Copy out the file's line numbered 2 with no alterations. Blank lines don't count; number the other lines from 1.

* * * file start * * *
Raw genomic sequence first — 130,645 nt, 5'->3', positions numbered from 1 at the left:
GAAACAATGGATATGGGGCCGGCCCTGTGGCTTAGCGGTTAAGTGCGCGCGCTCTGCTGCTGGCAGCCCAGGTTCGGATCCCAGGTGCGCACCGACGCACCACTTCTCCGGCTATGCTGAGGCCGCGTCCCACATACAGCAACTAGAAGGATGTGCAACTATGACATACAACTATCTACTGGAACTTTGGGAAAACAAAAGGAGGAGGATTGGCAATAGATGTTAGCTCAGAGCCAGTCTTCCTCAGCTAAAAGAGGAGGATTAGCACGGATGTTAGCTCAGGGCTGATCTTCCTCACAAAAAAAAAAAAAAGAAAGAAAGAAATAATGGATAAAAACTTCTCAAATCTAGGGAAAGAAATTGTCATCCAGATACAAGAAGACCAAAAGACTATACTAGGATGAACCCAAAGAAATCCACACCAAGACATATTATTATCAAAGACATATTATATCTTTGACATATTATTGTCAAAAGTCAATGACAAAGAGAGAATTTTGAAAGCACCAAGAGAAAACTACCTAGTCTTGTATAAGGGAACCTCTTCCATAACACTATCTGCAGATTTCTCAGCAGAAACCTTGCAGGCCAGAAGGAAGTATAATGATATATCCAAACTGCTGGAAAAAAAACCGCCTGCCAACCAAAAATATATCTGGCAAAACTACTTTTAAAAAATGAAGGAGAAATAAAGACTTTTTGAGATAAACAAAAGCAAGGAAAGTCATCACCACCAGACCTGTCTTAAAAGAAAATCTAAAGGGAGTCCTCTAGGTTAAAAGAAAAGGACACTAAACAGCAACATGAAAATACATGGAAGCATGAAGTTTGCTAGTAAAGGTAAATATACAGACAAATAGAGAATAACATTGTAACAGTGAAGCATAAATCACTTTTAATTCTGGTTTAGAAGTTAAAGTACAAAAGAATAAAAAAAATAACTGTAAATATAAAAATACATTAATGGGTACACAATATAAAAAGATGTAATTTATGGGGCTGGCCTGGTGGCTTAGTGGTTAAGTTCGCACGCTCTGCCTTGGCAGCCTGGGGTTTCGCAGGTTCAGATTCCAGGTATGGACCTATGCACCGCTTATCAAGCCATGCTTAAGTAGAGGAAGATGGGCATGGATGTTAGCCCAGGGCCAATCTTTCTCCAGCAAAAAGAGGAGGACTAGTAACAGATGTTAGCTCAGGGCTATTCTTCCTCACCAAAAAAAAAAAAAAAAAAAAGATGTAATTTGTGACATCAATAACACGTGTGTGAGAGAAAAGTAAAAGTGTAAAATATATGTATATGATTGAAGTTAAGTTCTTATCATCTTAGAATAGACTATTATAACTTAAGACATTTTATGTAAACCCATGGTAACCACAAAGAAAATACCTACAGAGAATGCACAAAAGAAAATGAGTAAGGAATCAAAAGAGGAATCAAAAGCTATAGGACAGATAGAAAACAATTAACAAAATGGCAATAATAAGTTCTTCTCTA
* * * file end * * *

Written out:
GAAACAATGGATATGGGGCCGGCCCTGTGGCTTAGCGGTTAAGTGCGCGCGCTCTGCTGCTGGCAGCCCAGGTTCGGATCCCAGGTGCGCACCGACGCACCACTTCTCCGGCTATGCTGAGGCCGCGTCCCACATACAGCAACTAGAAGGATGTGCAACTATGACATACAACTATCTACTGGAACTTTGGGAAAACAAAAGGAGGAGGATTGGCAATAGATGTTAGCTCAGAGCCAGTCTTCCTCAGCTAAAAGAGGAGGATTAGCACGGATGTTAGCTCAGGGCTGATCTTCCTCACAAAAAAAAAAAAAAGAAAGAAAGAAATAATGGATAAAAACTTCTCAAATCTAGGGAAAGAAATTGTCATCCAGATACAAGAAGACCAAAAGACTATACTAGGATGAACCCAAAGAAATCCACACCAAGACATATTATTATCAAAGACATATTATATCTTTGACATATTATTGTCAAAAGTCAATGACAAAGAGAGAATTTTGAAAGCACCAAGAGAAAACTACCTAGTCTTGTATAAGGGAACCTCTTCCATAACACTATCTGCAGATTTCTCAGCAGAAACCTTGCAGGCCAGAAGGAAGTATAATGATATATCCAAACTGCTGGAAAAAAAACCGCCTGCCAACCAAAAATATATCTGGCAAAACTACTTTTAAAAAATGAAGGAGAAATAAAGACTTTTTGAGATAAACAAAAGCAAGGAAAGTCATCACCACCAGACCTGTCTTAAAAGAAAATCTAAAGGGAGTCCTCTAGGTTAAAAGAAAAGGACACTAAACAGCAACATGAAAATACATGGAAGCATGAAGTTTGCTAGTAAAGGTAAATATACAGACAAATAGAGAATAACATTGTAACAGTGAAGCATAAATCACTTTTAATTCTGGTTTAGAAGTTAAAGTACAAAAGAATAAAAAAAATAACTGTAAATATAAAAATACATTAATGGGTACACAATATAAAAAGATGTAATTTATGGGGCTGGCCTGGTGGCTTAGTGGTTAAGTTCGCACGCTCTGCCTTGGCAGCCTGGGGTTTCGCAGGTTCAGATTCCAGGTATGGACCTATGCACCGCTTATCAAGCCATGCTTAAGTAGAGGAAGATGGGCATGGATGTTAGCCCAGGGCCAATCTTTCTCCAGCAAAAAGAGGAGGACTAGTAACAGATGTTAGCTCAGGGCTATTCTTCCTCACCAAAAAAAAAAAAAAAAAAAAGATGTAATTTGTGACATCAATAACACGTGTGTGAGAGAAAAGTAAAAGTGTAAAATATATGTATATGATTGAAGTTAAGTTCTTATCATCTTAGAATAGACTATTATAACTTAAGACATTTTATGTAAACCCATGGTAACCACAAAGAAAATACCTACAGAGAATGCACAAAAGAAAATGAGTAAGGAATCAAAAGAGGAATCAAAAGCTATAGGACAGATAGAAAACAATTAACAAAATGGCAATAATAAGTTCTTCTCTA